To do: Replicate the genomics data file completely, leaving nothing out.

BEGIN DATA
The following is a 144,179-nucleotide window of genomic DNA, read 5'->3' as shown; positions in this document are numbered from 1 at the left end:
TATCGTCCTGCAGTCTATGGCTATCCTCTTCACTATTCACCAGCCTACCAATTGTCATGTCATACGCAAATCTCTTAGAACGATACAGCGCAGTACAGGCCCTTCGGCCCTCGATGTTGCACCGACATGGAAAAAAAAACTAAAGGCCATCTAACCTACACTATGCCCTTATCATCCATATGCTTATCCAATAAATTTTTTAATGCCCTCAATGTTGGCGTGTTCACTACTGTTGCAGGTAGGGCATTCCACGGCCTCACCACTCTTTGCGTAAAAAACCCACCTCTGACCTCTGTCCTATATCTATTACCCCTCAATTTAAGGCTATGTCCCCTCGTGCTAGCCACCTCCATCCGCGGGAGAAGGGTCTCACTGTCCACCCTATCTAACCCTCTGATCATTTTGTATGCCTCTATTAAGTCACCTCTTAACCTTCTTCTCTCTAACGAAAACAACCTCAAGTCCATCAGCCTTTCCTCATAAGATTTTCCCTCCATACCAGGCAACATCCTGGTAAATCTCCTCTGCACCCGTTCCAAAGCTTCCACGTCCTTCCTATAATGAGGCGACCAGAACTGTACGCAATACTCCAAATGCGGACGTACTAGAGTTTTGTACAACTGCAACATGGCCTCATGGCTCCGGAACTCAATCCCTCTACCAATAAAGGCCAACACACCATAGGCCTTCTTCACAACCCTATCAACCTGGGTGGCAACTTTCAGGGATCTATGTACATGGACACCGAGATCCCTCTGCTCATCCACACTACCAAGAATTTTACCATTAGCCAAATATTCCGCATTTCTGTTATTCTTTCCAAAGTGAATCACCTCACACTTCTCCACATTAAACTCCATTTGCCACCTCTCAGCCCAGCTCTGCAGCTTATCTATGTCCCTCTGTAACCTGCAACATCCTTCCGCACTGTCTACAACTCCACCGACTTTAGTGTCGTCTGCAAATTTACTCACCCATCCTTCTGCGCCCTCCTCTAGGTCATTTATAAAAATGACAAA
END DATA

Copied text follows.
The following is a 144,179-nucleotide window of genomic DNA, read 5'->3' as shown; positions in this document are numbered from 1 at the left end:
TATCGTCCTGCAGTCTATGGCTATCCTCTTCACTATTCACCAGCCTACCAATTGTCATGTCATACGCAAATCTCTTAGAACGATACAGCGCAGTACAGGCCCTTCGGCCCTCGATGTTGCACCGACATGGAAAAAAAAACTAAAGGCCATCTAACCTACACTATGCCCTTATCATCCATATGCTTATCCAATAAATTTTTTAATGCCCTCAATGTTGGCGTGTTCACTACTGTTGCAGGTAGGGCATTCCACGGCCTCACCACTCTTTGCGTAAAAAACCCACCTCTGACCTCTGTCCTATATCTATTACCCCTCAATTTAAGGCTATGTCCCCTCGTGCTAGCCACCTCCATCCGCGGGAGAAGGGTCTCACTGTCCACCCTATCTAACCCTCTGATCATTTTGTATGCCTCTATTAAGTCACCTCTTAACCTTCTTCTCTCTAACGAAAACAACCTCAAGTCCATCAGCCTTTCCTCATAAGATTTTCCCTCCATACCAGGCAACATCCTGGTAAATCTCCTCTGCACCCGTTCCAAAGCTTCCACGTCCTTCCTATAATGAGGCGACCAGAACTGTACGCAATACTCCAAATGCGGACGTACTAGAGTTTTGTACAACTGCAACATGGCCTCATGGCTCCGGAACTCAATCCCTCTACCAATAAAGGCCAACACACCATAGGCCTTCTTCACAACCCTATCAACCTGGGTGGCAACTTTCAGGGATCTATGTACATGGACACCGAGATCCCTCTGCTCATCCACACTACCAAGAATTTTACCATTAGCCAAATATTCCGCATTTCTGTTATTCTTTCCAAAGTGAATCACCTCACACTTCTCCACATTAAACTCCATTTGCCACCTCTCAGCCCAGCTCTGCAGCTTATCTATGTCCCTCTGTAACCTGCAACATCCTTCCGCACTGTCTACAACTCCACCGACTTTAGTGTCGTCTGCAAATTTACTCACCCATCCTTCTGCGCCCTCCTCTAGGTCATTTATAAAAATGACAAA